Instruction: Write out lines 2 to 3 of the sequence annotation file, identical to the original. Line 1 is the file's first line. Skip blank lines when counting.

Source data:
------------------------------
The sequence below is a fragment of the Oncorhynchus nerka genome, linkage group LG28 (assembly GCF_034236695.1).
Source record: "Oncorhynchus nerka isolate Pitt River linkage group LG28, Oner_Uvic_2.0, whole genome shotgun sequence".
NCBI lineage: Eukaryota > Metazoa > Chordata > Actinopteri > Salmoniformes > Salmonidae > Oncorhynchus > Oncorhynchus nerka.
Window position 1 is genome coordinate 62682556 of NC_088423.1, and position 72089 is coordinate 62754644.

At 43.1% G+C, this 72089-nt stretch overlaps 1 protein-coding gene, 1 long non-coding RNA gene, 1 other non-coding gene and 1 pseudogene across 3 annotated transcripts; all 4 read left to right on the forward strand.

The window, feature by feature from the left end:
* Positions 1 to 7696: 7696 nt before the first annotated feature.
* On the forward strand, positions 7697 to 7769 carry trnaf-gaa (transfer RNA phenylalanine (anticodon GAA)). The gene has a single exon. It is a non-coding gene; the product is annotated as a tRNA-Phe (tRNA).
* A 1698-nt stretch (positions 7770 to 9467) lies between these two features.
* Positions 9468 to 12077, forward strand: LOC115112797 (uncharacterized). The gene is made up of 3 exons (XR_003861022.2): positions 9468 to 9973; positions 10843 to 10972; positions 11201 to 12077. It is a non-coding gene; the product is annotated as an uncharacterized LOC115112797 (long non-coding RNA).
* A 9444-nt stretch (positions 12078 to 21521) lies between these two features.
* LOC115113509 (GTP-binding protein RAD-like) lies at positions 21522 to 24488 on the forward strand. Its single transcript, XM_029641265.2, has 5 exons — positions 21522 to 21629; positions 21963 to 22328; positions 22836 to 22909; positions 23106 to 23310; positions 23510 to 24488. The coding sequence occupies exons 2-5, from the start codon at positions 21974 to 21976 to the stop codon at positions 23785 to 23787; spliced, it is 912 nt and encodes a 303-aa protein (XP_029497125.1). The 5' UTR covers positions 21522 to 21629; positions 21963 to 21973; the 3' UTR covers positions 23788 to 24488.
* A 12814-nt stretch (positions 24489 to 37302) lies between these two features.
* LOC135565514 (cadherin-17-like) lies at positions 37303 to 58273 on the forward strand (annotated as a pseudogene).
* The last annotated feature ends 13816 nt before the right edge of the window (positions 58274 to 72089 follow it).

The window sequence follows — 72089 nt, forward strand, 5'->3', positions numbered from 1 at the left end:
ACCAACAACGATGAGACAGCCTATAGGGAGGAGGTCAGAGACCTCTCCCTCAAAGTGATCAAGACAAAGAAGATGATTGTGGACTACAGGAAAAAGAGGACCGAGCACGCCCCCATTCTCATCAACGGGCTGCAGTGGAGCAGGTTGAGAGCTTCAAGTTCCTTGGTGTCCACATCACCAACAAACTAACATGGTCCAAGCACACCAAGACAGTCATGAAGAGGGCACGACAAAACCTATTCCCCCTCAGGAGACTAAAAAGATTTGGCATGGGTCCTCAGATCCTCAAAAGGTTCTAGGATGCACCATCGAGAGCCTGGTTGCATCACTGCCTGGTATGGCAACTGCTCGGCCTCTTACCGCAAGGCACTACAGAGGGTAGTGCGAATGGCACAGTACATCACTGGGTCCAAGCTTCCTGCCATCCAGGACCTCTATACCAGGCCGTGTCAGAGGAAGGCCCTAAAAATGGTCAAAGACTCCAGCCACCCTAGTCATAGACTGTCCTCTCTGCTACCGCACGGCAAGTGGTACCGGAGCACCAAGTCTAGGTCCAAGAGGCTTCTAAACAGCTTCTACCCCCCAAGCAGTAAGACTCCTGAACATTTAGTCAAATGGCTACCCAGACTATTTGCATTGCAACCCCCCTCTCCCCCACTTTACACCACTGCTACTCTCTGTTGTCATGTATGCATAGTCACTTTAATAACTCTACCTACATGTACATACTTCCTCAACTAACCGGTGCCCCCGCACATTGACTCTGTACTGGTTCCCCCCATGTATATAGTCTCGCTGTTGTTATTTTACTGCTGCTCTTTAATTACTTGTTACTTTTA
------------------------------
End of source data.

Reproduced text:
Source record: "Oncorhynchus nerka isolate Pitt River linkage group LG28, Oner_Uvic_2.0, whole genome shotgun sequence".
NCBI lineage: Eukaryota > Metazoa > Chordata > Actinopteri > Salmoniformes > Salmonidae > Oncorhynchus > Oncorhynchus nerka.